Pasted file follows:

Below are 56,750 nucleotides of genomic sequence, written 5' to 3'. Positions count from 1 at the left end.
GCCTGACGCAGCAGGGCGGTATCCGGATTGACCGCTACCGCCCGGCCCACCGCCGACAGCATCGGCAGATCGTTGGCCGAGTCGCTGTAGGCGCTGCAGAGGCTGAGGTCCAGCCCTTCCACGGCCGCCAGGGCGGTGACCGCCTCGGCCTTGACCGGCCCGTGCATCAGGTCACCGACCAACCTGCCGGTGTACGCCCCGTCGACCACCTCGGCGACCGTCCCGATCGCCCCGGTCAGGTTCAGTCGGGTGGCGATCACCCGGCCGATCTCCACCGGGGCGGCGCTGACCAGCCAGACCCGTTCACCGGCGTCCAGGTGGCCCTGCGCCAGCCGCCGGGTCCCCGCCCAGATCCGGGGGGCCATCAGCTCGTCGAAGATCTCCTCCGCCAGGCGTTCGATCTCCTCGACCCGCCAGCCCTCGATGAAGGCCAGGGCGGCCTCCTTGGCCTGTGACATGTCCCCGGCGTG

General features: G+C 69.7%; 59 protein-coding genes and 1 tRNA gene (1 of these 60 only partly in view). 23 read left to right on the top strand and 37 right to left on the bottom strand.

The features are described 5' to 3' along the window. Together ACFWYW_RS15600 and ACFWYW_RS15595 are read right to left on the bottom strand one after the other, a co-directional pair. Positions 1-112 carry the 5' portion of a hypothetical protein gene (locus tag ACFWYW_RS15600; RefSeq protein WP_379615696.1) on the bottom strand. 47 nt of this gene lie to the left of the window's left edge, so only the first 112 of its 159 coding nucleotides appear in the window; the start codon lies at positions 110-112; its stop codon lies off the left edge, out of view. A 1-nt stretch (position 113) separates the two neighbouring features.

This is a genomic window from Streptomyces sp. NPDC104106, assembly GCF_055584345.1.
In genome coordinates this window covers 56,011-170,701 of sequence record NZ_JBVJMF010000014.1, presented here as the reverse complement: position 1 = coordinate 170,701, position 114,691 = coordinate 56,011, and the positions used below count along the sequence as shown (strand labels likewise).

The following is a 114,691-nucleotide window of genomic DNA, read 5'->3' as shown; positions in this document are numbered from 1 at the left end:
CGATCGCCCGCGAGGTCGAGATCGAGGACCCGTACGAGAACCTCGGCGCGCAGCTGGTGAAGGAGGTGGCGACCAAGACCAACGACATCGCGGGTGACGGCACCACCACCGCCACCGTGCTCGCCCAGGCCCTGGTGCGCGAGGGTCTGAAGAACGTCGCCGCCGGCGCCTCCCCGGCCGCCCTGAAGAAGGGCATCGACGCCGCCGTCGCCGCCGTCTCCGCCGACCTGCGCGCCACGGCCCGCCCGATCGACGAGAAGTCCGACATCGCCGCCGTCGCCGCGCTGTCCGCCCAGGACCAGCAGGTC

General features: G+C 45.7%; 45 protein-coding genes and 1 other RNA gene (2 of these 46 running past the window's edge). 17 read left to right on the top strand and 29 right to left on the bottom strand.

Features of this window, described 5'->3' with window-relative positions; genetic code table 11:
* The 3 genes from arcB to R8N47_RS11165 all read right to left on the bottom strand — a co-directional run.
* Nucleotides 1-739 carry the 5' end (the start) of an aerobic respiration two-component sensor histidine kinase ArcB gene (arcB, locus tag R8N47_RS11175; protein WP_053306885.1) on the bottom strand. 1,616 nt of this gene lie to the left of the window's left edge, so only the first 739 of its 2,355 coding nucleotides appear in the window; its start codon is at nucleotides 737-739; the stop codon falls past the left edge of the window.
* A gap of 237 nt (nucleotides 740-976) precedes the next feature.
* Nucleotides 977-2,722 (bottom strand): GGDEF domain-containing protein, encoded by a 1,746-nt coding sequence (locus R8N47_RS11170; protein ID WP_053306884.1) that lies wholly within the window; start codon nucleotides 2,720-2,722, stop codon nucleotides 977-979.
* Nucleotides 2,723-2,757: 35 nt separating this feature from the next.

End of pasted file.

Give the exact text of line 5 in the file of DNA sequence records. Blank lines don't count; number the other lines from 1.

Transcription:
This is a genomic window from Streptomyces sp. NPDC104106, assembly GCF_055584345.1.